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A team of security researchers has highlighted security concerns involving Alcatel's ADSL modems.

Alcatel's Speed Touch ADSL modem, which is used by many telcos in provisioning high-speed Internet access, is said to be afflicted with bugs which could allow a hacker to take over the device.

Only the Ethernet version of the device and not the USB version, which is used by most UK ADSL subscribers if affected by the problem.

The security loopholes in affected kit would allow a hacker to change the device's configuration and upload new firmware or even disrupt communications between the telephone central office providing ADSL services and the modem.

Lack of proper authentication, poor cryptographic protection of passwords and various back-door security issues have been highlighted among various design flaws suggested to afflict the device, which are detailed in full here.

Alcatel, the world' leading DSL modem maker with an estimated 35 per cent share of the market, has issued a statement advising users to use a firewall in order to protect their ADSL connection.

It has also questioning the seriousness of the issues identified by researchers at the San Diego Supercomputer Centre at the University of California, who identified the potential problems in the course of testing the modem.

The French networking giant said that by default its Speed Touch modems ship with a feature that prevents remote updating of firmware, and it suggest that it's a user's own look-out if this protection is turned off.

However it did concede that in some cases a service provider might advise a user to temporarily turn off this protection on modems, in order that it can update software.

The issue has sparked a great deal of interest in the security community which has been heightened by the involvement of Tsutomu Shimomura, who is famous for his involvement in the arrest of ex-hacker Kevin Mitnick, as part of the San Diego research team.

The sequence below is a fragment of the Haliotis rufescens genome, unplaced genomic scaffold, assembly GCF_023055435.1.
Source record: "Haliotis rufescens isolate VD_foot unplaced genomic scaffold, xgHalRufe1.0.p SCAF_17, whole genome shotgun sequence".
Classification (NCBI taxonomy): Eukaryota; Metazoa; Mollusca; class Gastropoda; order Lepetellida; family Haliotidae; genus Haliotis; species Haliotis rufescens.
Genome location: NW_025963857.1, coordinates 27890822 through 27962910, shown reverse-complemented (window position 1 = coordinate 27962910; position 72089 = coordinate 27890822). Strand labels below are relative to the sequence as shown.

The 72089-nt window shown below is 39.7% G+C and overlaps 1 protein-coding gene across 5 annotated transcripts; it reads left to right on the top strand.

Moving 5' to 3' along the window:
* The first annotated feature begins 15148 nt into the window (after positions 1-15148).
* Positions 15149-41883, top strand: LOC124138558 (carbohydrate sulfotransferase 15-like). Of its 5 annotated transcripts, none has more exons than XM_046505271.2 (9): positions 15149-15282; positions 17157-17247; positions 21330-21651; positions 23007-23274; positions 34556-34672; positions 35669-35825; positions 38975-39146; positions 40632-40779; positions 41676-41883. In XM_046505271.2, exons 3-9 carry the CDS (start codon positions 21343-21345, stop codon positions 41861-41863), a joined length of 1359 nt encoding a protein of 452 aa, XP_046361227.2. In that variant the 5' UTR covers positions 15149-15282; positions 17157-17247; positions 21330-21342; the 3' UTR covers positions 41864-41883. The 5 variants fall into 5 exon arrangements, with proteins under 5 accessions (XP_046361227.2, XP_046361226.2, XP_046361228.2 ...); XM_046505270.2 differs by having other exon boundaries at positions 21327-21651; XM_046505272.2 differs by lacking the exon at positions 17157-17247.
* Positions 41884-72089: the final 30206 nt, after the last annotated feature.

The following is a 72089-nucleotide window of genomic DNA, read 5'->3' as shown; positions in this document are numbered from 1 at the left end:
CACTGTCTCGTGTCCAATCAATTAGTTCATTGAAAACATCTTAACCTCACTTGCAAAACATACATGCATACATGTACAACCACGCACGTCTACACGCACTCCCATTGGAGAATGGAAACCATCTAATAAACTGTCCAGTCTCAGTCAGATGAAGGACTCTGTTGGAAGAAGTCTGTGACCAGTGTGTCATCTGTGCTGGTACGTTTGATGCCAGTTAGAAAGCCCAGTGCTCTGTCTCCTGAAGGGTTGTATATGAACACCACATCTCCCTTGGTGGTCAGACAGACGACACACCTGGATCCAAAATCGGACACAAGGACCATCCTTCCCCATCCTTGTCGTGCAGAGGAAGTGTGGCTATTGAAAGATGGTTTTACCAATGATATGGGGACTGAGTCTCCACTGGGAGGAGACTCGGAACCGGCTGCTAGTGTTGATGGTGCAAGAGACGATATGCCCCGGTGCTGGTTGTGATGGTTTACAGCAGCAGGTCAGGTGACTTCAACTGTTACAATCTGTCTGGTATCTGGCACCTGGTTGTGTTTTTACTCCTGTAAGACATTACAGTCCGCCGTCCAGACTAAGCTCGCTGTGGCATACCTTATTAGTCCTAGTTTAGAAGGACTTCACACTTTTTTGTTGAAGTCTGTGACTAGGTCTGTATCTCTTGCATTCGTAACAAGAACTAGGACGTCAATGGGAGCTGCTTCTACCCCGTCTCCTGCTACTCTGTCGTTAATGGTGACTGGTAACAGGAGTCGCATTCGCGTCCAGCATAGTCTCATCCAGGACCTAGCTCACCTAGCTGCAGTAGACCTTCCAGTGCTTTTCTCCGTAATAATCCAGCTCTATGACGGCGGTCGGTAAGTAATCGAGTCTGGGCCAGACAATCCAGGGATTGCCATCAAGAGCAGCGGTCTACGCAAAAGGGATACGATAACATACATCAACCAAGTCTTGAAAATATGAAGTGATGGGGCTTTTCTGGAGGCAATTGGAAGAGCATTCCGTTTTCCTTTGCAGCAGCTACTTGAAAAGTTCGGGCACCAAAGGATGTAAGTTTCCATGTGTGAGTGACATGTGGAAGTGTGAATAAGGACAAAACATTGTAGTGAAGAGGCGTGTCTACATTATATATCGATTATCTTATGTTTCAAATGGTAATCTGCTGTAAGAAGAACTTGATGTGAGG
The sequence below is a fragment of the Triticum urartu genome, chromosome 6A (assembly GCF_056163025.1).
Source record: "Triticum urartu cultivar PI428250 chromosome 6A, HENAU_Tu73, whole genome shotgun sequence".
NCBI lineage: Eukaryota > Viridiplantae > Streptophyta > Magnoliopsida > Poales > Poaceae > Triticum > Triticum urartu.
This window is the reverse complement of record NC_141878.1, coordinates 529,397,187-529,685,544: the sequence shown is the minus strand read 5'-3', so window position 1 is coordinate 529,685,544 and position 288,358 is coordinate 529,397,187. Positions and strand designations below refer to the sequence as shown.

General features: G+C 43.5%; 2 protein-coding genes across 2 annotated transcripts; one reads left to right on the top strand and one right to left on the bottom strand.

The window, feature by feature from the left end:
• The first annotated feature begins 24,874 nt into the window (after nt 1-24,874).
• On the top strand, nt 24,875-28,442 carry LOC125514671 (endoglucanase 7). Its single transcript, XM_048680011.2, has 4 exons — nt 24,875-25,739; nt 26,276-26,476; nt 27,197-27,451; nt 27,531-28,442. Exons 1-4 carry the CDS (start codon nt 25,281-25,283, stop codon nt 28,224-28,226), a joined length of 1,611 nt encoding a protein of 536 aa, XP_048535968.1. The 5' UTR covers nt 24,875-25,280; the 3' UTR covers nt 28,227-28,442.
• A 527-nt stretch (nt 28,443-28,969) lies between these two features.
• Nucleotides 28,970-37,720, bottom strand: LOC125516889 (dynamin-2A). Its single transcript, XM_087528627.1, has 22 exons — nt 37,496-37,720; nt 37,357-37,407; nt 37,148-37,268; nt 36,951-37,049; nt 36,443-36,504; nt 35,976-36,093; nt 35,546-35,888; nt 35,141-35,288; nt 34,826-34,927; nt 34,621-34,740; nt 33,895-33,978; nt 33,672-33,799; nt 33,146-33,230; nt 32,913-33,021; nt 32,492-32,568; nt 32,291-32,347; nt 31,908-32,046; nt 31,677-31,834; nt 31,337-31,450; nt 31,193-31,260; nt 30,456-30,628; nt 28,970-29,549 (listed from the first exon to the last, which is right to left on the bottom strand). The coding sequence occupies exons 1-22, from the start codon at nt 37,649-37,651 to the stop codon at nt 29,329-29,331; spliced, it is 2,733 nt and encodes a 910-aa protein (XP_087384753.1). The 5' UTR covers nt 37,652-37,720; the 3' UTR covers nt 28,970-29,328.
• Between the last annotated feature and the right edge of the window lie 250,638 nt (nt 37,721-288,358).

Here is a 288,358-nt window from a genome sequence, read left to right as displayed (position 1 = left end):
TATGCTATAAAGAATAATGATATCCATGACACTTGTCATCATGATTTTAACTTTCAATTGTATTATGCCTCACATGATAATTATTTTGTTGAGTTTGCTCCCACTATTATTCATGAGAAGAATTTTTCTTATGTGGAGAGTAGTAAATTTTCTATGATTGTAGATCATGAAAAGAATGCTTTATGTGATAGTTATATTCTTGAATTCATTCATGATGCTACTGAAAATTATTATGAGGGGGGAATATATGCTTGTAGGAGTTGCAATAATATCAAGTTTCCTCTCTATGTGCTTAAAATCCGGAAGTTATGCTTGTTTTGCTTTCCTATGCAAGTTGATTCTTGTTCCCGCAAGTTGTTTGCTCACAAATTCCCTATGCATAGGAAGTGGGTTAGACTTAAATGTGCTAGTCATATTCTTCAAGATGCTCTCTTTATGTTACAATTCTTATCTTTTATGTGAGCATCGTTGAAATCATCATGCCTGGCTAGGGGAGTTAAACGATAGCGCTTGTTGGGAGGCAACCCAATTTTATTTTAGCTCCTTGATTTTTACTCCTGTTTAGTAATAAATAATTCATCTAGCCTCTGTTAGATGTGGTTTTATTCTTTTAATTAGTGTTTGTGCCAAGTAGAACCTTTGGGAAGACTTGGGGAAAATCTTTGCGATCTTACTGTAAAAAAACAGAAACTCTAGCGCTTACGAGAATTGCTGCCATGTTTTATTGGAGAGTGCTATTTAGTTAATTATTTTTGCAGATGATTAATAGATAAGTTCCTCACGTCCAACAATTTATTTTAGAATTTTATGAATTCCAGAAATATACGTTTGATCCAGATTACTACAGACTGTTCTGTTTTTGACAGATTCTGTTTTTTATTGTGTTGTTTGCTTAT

According to one well-connected figure in the UK, Shimomura (or Nit Boy as he's knows) has the biggest ego of anybody involved in IT security. Our source said the San Diego paper highlights concerns about the Alcatel modem beyond the well-understood risks of having an always on Internet connection, but how serious the security issues highlighted are remains, at least for the moment, unclear. ®

Update:

BT has issued a statement which states that none of its customers are affected by the vulnerability.

BT's statement said: "In a recent report compiled by CERT the Alcatel Speedtouch ADSL modem has been alleged to suffer from specific security vulnerabilities, BT has no comment to make on these allegations but would like to emphasise that these issues are not relevant to the BT Broadband portfolio.

"Whilst the Alcatel Speedtouch Home modem in question is currently used in BT Videostream and BT DataStream both products use only the ATM25 port and not the Ethernet port where the proposed vulnerability is centred.

"BT IPStream does not use this version of the Alcatel modem. BT IPStream 500 uses the Alcatel Seedtouch USB modem which does not use the Ethernet port and is not susceptible to the issues outlined in the report. BT IPStream S services use the Efficient 5861, once again this product has a different design to the modem in question and is not susceptible to the proposed security vulnerabilities."

External links

CERT Advisory: Multiple Vulnerabilities in Alcatel ADSL Modems
Alcatel's response

Next gen security for virtualised datacentres

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